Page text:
These switches require a ground to light the led. Some act as a SPDT, in that when off, they have a direct path to ground. Normally OK, but if you mistakenly run a car or engine with two roller pickups onto an unpowered siding, you will get a direct short from the powered track to the unpowered siding. If you never forget to power the siding, no problem.


Located in the real Upstate NY

I use these auto type switches. They are rated at 12 vdc and that matters for the LED. When you apply 18 vac, the LED rectifies the AC and the half wave rectified voltage equivalent is about 12 vdc. Also it is advisable to put a diode in series with the ground terminal with the arrow pointed to ground or common. You can connect all the ground pins of all the switches together and just use one diode.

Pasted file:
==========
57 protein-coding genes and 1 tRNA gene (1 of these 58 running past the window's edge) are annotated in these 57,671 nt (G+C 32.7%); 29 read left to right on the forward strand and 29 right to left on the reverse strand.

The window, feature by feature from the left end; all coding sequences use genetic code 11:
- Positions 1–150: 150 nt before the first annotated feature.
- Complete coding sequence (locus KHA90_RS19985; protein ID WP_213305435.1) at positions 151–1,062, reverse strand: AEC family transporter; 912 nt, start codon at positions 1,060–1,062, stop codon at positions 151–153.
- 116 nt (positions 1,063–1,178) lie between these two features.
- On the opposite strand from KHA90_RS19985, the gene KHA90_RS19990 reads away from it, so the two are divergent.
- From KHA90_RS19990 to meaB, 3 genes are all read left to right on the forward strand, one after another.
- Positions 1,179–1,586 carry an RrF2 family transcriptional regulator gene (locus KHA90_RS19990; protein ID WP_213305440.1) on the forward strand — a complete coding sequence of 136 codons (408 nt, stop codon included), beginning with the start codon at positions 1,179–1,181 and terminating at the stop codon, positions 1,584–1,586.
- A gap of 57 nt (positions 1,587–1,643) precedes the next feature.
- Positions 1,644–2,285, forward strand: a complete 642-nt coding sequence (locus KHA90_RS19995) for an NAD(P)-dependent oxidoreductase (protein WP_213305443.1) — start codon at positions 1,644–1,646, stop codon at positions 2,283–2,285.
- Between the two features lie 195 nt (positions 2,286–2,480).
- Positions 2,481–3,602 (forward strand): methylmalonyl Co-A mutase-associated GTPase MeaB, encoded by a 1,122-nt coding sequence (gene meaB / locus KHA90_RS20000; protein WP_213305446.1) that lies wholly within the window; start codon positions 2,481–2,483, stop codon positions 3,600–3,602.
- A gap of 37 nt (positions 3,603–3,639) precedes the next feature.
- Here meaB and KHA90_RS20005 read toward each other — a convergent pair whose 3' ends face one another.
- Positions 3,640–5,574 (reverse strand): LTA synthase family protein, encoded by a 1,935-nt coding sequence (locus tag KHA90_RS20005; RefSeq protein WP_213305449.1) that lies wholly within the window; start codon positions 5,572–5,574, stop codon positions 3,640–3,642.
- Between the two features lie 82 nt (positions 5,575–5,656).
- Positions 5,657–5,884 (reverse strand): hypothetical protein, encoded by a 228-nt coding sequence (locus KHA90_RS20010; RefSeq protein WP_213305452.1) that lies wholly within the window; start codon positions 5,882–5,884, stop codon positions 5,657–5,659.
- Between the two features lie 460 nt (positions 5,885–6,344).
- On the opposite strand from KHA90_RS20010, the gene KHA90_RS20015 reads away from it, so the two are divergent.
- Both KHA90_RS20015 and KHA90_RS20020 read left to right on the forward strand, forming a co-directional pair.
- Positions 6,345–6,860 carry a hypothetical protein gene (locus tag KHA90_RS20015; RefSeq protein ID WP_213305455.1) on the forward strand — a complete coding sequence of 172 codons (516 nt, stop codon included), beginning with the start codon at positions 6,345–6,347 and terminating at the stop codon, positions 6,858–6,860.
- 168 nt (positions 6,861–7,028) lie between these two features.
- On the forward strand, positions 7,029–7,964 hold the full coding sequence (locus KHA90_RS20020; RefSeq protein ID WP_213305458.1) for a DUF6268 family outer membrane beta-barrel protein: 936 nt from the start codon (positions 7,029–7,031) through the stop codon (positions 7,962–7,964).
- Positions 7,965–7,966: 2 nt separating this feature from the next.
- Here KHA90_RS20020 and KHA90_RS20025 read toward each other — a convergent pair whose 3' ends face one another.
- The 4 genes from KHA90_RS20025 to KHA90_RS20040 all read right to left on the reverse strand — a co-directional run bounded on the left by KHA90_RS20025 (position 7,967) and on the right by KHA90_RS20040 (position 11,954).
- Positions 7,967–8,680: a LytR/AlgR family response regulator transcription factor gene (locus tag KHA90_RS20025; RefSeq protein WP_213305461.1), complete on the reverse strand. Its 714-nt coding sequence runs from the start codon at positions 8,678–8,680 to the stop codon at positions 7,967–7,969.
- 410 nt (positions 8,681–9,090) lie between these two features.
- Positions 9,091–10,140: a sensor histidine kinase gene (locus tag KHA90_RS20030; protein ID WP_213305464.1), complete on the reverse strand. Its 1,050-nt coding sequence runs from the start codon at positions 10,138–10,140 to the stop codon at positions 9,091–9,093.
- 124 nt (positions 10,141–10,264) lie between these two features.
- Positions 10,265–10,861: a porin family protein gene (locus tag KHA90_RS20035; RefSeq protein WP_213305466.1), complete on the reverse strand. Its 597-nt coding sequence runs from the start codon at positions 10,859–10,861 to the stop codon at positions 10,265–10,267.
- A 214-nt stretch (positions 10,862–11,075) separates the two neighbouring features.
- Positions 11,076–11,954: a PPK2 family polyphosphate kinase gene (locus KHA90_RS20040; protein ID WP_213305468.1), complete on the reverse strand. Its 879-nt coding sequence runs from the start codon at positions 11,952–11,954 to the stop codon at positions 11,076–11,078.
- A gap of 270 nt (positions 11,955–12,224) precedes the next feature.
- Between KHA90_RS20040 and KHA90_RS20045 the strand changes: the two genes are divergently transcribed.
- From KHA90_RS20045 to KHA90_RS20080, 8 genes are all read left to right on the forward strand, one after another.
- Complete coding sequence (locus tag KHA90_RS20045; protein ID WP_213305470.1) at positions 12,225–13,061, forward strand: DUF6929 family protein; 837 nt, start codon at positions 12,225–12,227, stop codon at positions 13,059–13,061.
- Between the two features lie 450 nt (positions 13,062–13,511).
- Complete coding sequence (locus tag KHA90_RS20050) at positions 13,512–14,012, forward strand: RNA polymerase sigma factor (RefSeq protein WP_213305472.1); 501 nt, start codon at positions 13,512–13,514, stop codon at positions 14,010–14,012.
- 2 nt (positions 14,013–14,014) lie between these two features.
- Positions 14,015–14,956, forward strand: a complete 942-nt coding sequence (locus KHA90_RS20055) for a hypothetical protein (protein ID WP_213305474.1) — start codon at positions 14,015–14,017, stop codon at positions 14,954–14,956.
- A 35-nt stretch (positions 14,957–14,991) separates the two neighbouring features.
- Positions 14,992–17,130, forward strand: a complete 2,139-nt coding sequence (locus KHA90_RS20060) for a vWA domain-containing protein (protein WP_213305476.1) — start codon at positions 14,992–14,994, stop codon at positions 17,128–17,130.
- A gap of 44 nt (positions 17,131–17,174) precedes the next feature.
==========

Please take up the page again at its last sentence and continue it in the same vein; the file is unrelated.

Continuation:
These switches also have the issue of the switched terminal getting connected to the ground pin when the switch is off.CaltermSwitchCaltermSwitchWiring



Photos (2)
stan2004 posted:

See this OGR thread to dig deeper in the use of 12V DC LED-lighted automotive switches.

Note that if driving the LED with AC (even with the external diode), the LED is flashing on/off 60 times per second.  Most folks over the age of 40 (?) can't see it though. 

Thanks for this thread. I'll just have to be careful when running trains that I have the siding on before I pull in. 

Add Reply

Likes (0)
OGR Publishing, Inc., 1310 Eastside Centre Ct, Suite 6, Mountain Home, AR 72653